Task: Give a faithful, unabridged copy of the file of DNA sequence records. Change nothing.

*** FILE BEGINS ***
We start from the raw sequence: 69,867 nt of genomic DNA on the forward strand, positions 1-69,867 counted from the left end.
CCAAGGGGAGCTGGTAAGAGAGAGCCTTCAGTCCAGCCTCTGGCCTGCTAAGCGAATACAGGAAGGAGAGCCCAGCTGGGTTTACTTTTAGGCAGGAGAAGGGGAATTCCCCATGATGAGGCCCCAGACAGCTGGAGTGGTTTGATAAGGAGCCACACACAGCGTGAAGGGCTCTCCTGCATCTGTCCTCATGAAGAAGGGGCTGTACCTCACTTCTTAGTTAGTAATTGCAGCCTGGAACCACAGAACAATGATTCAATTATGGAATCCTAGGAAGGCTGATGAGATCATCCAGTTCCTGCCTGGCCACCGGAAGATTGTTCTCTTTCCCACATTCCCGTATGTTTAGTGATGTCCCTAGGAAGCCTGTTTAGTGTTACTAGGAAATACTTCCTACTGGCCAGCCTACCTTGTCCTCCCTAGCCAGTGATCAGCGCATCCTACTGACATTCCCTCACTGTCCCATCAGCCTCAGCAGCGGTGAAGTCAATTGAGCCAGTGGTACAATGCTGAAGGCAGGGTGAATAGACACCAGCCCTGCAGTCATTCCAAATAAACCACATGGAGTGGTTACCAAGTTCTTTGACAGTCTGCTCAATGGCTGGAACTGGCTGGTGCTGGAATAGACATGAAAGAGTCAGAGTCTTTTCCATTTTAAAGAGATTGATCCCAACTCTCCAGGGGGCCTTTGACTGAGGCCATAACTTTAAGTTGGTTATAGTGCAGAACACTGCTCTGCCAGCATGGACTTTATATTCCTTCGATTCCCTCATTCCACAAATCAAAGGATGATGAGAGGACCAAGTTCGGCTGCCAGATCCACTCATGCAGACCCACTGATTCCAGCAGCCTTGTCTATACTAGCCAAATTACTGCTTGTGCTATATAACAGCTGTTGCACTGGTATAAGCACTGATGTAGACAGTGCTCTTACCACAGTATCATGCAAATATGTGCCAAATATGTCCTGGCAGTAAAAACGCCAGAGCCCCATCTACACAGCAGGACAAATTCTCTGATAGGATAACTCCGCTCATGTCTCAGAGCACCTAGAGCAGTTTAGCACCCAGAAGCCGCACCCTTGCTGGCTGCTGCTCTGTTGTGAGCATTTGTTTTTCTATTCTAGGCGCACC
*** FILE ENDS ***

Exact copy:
We start from the raw sequence: 69,867 nt of genomic DNA on the forward strand, positions 1-69,867 counted from the left end.
CCAAGGGGAGCTGGTAAGAGAGAGCCTTCAGTCCAGCCTCTGGCCTGCTAAGCGAATACAGGAAGGAGAGCCCAGCTGGGTTTACTTTTAGGCAGGAGAAGGGGAATTCCCCATGATGAGGCCCCAGACAGCTGGAGTGGTTTGATAAGGAGCCACACACAGCGTGAAGGGCTCTCCTGCATCTGTCCTCATGAAGAAGGGGCTGTACCTCACTTCTTAGTTAGTAATTGCAGCCTGGAACCACAGAACAATGATTCAATTATGGAATCCTAGGAAGGCTGATGAGATCATCCAGTTCCTGCCTGGCCACCGGAAGATTGTTCTCTTTCCCACATTCCCGTATGTTTAGTGATGTCCCTAGGAAGCCTGTTTAGTGTTACTAGGAAATACTTCCTACTGGCCAGCCTACCTTGTCCTCCCTAGCCAGTGATCAGCGCATCCTACTGACATTCCCTCACTGTCCCATCAGCCTCAGCAGCGGTGAAGTCAATTGAGCCAGTGGTACAATGCTGAAGGCAGGGTGAATAGACACCAGCCCTGCAGTCATTCCAAATAAACCACATGGAGTGGTTACCAAGTTCTTTGACAGTCTGCTCAATGGCTGGAACTGGCTGGTGCTGGAATAGACATGAAAGAGTCAGAGTCTTTTCCATTTTAAAGAGATTGATCCCAACTCTCCAGGGGGCCTTTGACTGAGGCCATAACTTTAAGTTGGTTATAGTGCAGAACACTGCTCTGCCAGCATGGACTTTATATTCCTTCGATTCCCTCATTCCACAAATCAAAGGATGATGAGAGGACCAAGTTCGGCTGCCAGATCCACTCATGCAGACCCACTGATTCCAGCAGCCTTGTCTATACTAGCCAAATTACTGCTTGTGCTATATAACAGCTGTTGCACTGGTATAAGCACTGATGTAGACAGTGCTCTTACCACAGTATCATGCAAATATGTGCCAAATATGTCCTGGCAGTAAAAACGCCAGAGCCCCATCTACACAGCAGGACAAATTCTCTGATAGGATAACTCCGCTCATGTCTCAGAGCACCTAGAGCAGTTTAGCACCCAGAAGCCGCACCCTTGCTGGCTGCTGCTCTGTTGTGAGCATTTGTTTTTCTATTCTAGGCGCACC